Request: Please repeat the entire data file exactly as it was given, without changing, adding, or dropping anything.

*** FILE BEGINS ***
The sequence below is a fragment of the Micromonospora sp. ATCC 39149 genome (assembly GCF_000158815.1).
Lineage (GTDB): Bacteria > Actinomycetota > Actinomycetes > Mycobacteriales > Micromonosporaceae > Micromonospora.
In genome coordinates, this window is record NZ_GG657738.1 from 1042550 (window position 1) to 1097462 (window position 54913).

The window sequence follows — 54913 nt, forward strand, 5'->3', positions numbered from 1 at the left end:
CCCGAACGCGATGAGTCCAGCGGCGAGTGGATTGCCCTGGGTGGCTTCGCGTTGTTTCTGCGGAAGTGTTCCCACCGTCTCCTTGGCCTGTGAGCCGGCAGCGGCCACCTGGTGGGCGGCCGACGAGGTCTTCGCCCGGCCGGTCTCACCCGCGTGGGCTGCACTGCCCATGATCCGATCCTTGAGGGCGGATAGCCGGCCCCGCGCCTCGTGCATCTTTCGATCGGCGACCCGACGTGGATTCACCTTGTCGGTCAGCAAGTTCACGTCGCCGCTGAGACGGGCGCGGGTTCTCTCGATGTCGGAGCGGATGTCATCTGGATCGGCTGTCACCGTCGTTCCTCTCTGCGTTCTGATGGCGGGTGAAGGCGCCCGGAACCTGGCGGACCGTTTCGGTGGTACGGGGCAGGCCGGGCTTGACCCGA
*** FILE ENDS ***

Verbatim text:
The sequence below is a fragment of the Micromonospora sp. ATCC 39149 genome (assembly GCF_000158815.1).
Lineage (GTDB): Bacteria > Actinomycetota > Actinomycetes > Mycobacteriales > Micromonosporaceae > Micromonospora.
In genome coordinates, this window is record NZ_GG657738.1 from 1042550 (window position 1) to 1097462 (window position 54913).

The window sequence follows — 54913 nt, forward strand, 5'->3', positions numbered from 1 at the left end:
CCCGAACGCGATGAGTCCAGCGGCGAGTGGATTGCCCTGGGTGGCTTCGCGTTGTTTCTGCGGAAGTGTTCCCACCGTCTCCTTGGCCTGTGAGCCGGCAGCGGCCACCTGGTGGGCGGCCGACGAGGTCTTCGCCCGGCCGGTCTCACCCGCGTGGGCTGCACTGCCCATGATCCGATCCTTGAGGGCGGATAGCCGGCCCCGCGCCTCGTGCATCTTTCGATCGGCGACCCGACGTGGATTCACCTTGTCGGTCAGCAAGTTCACGTCGCCGCTGAGACGGGCGCGGGTTCTCTCGATGTCGGAGCGGATGTCATCTGGATCGGCTGTCACCGTCGTTCCTCTCTGCGTTCTGATGGCGGGTGAAGGCGCCCGGAACCTGGCGGACCGTTTCGGTGGTACGGGGCAGGCCGGGCTTGACCCGA